Another interesting PJ quality is humility. Some of the greatest PJs are very humble. When you tell them you like an image, they normally say "thank you" and try to change the topic or talk about the subject rather than the final image.
I do it too. I'm not sure why. I think it's because we all have studied the great photographers and compare our small body of work against the aggregate of great work and realize we have nothing. This holds true for even the greats like Jim Mahoney, Richard Michael Pruitt and David Leeson. They're all humble, personable guys.
We recently assembled a book of prints as a going-away present for our esteemed lab manager. Each PJ was invited to donate one image for the book. Some staffers have 20+ years of images from which to choose. So, almost everyone chose something from the last year (many were less than a month old).
Why? We're only as good as our last image. If each image we make is better than the next, then the best image should be the last one. Right?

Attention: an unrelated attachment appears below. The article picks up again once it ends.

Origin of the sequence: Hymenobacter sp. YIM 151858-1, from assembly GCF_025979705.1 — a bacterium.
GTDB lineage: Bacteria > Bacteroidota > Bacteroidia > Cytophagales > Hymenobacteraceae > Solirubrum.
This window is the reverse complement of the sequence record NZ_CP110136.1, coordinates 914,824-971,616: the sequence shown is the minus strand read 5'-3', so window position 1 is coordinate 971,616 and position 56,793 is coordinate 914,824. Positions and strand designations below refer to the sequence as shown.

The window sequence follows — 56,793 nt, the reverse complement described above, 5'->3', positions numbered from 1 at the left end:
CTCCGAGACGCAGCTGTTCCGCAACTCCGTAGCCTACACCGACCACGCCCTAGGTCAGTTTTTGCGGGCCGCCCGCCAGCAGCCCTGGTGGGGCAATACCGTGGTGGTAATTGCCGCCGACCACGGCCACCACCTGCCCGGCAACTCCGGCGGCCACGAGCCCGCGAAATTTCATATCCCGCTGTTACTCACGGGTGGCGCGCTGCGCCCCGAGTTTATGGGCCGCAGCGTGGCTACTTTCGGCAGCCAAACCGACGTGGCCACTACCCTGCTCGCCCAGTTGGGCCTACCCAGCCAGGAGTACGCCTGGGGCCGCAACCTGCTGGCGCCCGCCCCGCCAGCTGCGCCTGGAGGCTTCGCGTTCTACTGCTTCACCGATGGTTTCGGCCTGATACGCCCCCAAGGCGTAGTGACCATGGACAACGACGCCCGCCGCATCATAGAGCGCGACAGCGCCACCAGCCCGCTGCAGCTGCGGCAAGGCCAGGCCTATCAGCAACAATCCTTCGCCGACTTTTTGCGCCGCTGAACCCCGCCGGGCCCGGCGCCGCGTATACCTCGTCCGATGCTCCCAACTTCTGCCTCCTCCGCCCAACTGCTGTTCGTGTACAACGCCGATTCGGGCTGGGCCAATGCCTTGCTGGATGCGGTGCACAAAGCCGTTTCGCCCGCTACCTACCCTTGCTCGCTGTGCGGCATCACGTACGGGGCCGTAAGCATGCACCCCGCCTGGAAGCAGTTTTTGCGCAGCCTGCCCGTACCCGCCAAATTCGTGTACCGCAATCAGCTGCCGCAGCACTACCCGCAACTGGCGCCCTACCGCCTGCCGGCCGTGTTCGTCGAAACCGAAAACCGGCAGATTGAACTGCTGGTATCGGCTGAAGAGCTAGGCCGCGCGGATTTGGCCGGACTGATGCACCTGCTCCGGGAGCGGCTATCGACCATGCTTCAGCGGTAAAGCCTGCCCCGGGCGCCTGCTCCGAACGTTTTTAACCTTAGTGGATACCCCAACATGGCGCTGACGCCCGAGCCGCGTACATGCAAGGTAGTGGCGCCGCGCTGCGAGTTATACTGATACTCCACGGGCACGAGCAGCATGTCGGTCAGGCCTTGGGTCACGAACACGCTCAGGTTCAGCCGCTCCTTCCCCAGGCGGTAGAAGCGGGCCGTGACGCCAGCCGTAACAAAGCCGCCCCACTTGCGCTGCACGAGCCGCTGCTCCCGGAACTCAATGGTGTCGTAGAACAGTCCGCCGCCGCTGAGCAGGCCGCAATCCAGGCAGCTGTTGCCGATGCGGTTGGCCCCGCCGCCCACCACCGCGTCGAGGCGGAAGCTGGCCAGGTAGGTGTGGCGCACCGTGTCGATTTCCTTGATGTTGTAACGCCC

We all know this isn't possible, but it's ingrained in us to not settle for less. Likewise, our next shot should be better than something we shot a year ago because we've learned new techniques and polished our craft over the last year. This is why there are annual PJ competitions. The results inspire us to try new techniques throughout the year to expand our visual range.
Something else just came to mind. If someone talks too much about the image-making process, I'd think they set up the image (a big no-no).
To me, I capture the image (portraits and illustrations excluded). I don't really do much other than get myself in the right place and wait for the right time. If possible, I'll light the place (strobe) or the subject (flash). Consequently, when someone talks about an image, I think of it more as the subject because I simply made sure the light and CCD exposure were correct. I get a little credit for timing on the shutter and focus, but not much else.
In this method, a football player is the same as a pop singer is the same as a firefighter. They're all low light - fast action. Focus, shoot, hope, miss, quietly curse, try again. Because I see all the out-of-focus shots and missed moments and viewers only see the one that worked, I suppose it makes me humble. I know I messed up. I should have had the shot of the upside-down soccer player, but it was too soft (out of focus) to run. The viewer never knew this image was a possibility.
Enough for now,